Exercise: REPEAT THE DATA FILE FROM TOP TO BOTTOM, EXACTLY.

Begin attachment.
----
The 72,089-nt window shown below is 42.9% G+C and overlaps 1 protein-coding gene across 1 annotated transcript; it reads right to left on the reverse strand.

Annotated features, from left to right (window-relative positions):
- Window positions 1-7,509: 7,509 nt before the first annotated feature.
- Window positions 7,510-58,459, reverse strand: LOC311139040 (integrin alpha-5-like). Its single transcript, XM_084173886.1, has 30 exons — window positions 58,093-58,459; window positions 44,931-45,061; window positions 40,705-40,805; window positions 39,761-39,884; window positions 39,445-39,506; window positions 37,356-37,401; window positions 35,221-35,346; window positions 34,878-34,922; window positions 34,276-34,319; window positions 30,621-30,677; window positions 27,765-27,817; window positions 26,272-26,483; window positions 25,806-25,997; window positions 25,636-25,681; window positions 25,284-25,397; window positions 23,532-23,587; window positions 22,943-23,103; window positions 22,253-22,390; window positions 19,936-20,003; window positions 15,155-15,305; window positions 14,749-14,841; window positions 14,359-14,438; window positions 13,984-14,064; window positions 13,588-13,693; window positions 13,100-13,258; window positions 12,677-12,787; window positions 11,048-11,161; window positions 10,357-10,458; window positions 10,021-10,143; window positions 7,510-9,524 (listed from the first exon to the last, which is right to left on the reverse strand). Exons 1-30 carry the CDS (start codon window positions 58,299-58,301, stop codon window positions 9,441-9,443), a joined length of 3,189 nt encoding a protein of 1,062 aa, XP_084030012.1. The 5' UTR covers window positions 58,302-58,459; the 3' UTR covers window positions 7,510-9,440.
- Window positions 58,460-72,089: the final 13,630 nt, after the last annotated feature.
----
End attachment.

The 72,089-nt window shown below is 42.9% G+C and overlaps 1 protein-coding gene across 1 annotated transcript; it reads right to left on the reverse strand.

Annotated features, from left to right (window-relative positions):
- Window positions 1-7,509: 7,509 nt before the first annotated feature.
- Window positions 7,510-58,459, reverse strand: LOC311139040 (integrin alpha-5-like). Its single transcript, XM_084173886.1, has 30 exons — window positions 58,093-58,459; window positions 44,931-45,061; window positions 40,705-40,805; window positions 39,761-39,884; window positions 39,445-39,506; window positions 37,356-37,401; window positions 35,221-35,346; window positions 34,878-34,922; window positions 34,276-34,319; window positions 30,621-30,677; window positions 27,765-27,817; window positions 26,272-26,483; window positions 25,806-25,997; window positions 25,636-25,681; window positions 25,284-25,397; window positions 23,532-23,587; window positions 22,943-23,103; window positions 22,253-22,390; window positions 19,936-20,003; window positions 15,155-15,305; window positions 14,749-14,841; window positions 14,359-14,438; window positions 13,984-14,064; window positions 13,588-13,693; window positions 13,100-13,258; window positions 12,677-12,787; window positions 11,048-11,161; window positions 10,357-10,458; window positions 10,021-10,143; window positions 7,510-9,524 (listed from the first exon to the last, which is right to left on the reverse strand). Exons 1-30 carry the CDS (start codon window positions 58,299-58,301, stop codon window positions 9,441-9,443), a joined length of 3,189 nt encoding a protein of 1,062 aa, XP_084030012.1. The 5' UTR covers window positions 58,302-58,459; the 3' UTR covers window positions 7,510-9,440.
- Window positions 58,460-72,089: the final 13,630 nt, after the last annotated feature.